“I think that it’s really detrimental growing up in a high school where people know everything, to be thinking ‘Oh I did this this weekend, now everyone is going to know and that is going to affect my future,’” Krifcher said.

While Krifcher believes JDS’ small size promotes a prominent hookup culture, the community at large is split on its prevalence at JDS in comparison to other schools. Thirty-nine percent of survey respondents said it was less prevalent, 25 percent said it was equally prevalent, 19 percent said that hookup culture at JDS was more prevalent than at other schools and 17 percent were not sure.

While there is no consensus on the relative prominence of hookup culture, one element that differentiates JDS from other schools is its Jewish community. Krifcher said that in the context of hooking up, her religious expression was once held against her. During her freshman and sophomore years, some peers made fun of her when she expressed her Jewish observance through traditional dress.

Krifcher was chided for how her religiousness could affect her hooking up or even “touching boys.” She was excluded from conversations about hookup culture because she was deemed “too religious,” a label she finds troubling given that JDS advocates for students’ freedom to choose how they reflect their individual spirituality.

“I think that at JDS, our Judaism and spirituality should play a role in our modesty and how we respect our bodies and who we are and how we put ourselves out in the world,” Krifcher said.

Due to its many movements, there is no consensus on a Jewish view regarding relationships. Jewish text teacher Rabbi Reuvane Slater said that traditional Judaism looks at long-term relationships as a foundation for happiness in life and a closer relationship with God.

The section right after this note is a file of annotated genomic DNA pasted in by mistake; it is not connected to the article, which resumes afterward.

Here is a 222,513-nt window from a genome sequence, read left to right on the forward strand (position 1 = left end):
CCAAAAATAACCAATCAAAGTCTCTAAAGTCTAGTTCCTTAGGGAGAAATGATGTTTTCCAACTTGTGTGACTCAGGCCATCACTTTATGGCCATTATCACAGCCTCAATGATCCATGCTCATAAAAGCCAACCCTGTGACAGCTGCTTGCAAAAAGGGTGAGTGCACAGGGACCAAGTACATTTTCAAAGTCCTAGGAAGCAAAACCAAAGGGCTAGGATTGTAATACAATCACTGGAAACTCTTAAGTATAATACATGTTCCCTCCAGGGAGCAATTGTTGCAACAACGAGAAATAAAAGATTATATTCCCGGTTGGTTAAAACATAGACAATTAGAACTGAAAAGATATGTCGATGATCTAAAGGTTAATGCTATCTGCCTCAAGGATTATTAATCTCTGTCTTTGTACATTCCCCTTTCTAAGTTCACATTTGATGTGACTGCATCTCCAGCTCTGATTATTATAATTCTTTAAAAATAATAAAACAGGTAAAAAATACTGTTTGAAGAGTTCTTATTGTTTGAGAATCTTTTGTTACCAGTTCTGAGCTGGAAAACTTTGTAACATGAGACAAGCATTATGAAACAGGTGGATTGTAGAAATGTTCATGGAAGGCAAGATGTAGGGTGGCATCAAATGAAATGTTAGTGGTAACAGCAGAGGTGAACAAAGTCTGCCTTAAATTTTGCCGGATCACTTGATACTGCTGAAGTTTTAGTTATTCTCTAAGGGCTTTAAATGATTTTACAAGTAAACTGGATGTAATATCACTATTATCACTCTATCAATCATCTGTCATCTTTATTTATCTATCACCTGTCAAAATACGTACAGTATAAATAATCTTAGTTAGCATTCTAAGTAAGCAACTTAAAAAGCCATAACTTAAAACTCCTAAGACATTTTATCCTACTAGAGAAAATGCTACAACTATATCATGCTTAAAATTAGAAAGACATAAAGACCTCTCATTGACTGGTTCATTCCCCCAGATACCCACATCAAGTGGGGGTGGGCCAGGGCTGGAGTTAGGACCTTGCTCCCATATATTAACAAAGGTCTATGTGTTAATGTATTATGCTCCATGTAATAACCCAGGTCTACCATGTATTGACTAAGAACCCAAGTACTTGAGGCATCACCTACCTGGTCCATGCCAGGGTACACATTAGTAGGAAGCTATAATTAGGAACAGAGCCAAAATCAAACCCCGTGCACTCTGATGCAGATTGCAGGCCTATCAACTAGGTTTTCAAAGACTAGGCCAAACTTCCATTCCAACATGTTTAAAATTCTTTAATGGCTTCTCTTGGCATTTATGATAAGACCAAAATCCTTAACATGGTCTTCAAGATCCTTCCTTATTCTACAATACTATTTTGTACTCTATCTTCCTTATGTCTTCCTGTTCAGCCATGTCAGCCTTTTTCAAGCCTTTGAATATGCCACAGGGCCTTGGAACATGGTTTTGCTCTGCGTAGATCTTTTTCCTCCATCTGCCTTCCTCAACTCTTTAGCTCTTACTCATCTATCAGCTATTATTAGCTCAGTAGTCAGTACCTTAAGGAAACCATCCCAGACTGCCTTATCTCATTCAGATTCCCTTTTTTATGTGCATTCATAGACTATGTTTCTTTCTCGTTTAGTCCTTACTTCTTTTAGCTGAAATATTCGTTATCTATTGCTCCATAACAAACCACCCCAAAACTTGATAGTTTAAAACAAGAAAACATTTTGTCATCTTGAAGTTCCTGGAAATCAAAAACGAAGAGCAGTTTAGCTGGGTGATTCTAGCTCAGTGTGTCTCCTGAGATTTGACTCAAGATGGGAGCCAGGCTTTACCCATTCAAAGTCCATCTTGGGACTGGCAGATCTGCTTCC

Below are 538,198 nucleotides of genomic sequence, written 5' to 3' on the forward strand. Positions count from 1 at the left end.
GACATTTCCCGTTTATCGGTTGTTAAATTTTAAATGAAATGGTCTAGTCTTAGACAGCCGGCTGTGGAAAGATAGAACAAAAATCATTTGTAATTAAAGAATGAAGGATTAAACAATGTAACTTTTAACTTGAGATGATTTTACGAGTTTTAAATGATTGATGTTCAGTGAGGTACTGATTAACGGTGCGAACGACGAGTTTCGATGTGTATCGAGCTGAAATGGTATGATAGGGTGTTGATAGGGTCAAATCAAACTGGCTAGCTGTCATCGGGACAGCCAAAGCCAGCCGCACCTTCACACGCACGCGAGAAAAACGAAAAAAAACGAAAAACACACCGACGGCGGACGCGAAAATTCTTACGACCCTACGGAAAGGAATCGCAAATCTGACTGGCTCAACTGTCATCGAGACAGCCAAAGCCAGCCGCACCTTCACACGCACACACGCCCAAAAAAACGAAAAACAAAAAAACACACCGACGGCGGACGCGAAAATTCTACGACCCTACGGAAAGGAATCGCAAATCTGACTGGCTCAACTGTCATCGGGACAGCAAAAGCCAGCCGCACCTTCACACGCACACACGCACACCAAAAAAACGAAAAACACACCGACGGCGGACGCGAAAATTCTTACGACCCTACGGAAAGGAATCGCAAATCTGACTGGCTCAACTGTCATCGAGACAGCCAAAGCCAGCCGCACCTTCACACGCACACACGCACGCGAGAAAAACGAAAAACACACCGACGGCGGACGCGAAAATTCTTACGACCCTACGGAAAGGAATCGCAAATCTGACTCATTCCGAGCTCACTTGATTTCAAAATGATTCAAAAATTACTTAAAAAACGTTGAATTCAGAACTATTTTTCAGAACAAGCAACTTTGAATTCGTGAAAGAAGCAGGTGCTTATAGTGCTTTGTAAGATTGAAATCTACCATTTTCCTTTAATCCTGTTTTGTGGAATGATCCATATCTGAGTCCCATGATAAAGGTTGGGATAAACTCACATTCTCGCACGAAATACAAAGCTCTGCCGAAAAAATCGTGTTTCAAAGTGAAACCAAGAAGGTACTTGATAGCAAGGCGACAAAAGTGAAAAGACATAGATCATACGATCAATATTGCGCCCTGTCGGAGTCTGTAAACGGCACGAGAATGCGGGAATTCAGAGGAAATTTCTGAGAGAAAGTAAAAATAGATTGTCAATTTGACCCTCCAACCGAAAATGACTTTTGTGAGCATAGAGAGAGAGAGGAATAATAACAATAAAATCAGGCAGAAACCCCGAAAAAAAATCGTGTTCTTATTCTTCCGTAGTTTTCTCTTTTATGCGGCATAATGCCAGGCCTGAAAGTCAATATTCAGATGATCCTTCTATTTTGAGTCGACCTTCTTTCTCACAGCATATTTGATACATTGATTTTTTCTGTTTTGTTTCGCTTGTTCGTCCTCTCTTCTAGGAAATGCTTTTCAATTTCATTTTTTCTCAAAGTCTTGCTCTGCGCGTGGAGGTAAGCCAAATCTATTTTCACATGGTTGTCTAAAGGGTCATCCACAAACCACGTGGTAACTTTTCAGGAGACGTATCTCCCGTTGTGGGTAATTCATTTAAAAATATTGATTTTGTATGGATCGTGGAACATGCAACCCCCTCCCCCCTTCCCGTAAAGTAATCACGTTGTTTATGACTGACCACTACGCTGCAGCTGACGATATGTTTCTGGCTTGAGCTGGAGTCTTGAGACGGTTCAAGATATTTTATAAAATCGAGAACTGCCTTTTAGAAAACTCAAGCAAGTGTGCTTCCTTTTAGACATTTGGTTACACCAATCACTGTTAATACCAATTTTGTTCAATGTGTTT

“Ideally, the physical interaction would not be something present in a high school relationship from my understanding of traditional halacha,” Slater said. “The purpose in traditional Judaism is that [relationships] should not just be only about the physical, whereas in the high school realm, it’s potentially all about the physical.”

The true goal of a Jewish relationship, Slater said, is to build a stronger connection to God. As a stable couple, two people can make a greater spiritual contribution than one, so Judaism encourages steady relationships. According to Slater, Judaism does not discourage sexual activity for purposes other than reproduction. The religion sees pleasure in sex as a positive that can help form a holier relationship, but only when the partners involved are married.

JDS’ pluralistic community differentiates it from other local Jewish day schools. Galitzer has attended both JDS and the Berman Hebrew Academy and said that Berman parents, many of whom are more orthodox in practice than those of his JDS friends, “are a lot more strict” about practices like hooking up than his JDS friends’ parents.

According to Galitzer, one way this contrast in parenting displays itself is that the hookup culture at Hebrew Academy is not as prominent as the one at JDS. Instead, there are more stable relationships, similar to those Slater described as being prevalent in traditional Judaism.

“At Hebrew Academy, the majority of my friends … aren’t [hooking up,] and if anyone has the need to, the majority of my friends actually date instead of just hooking up and I think that’s great,” Galitzer said. “In comparison to JDS, I think that here it’s more just for the fun of it, just doing it for pleasure.”

Galitzer added that he thinks JDS is more accepting of hookups, which takes a burden off of students in the school relative to those at Berman. On a larger scale, Galitzer said, opinions about hooking up vary not based on religion or schooling, but on personal beliefs.

“Everyone has different views in the world, so just like the cultures in Hebrew Academy are different, so are other people’s throughout the world,” Galitzer said. “It matters about your moral beliefs; it’s more about what you as a person believe.”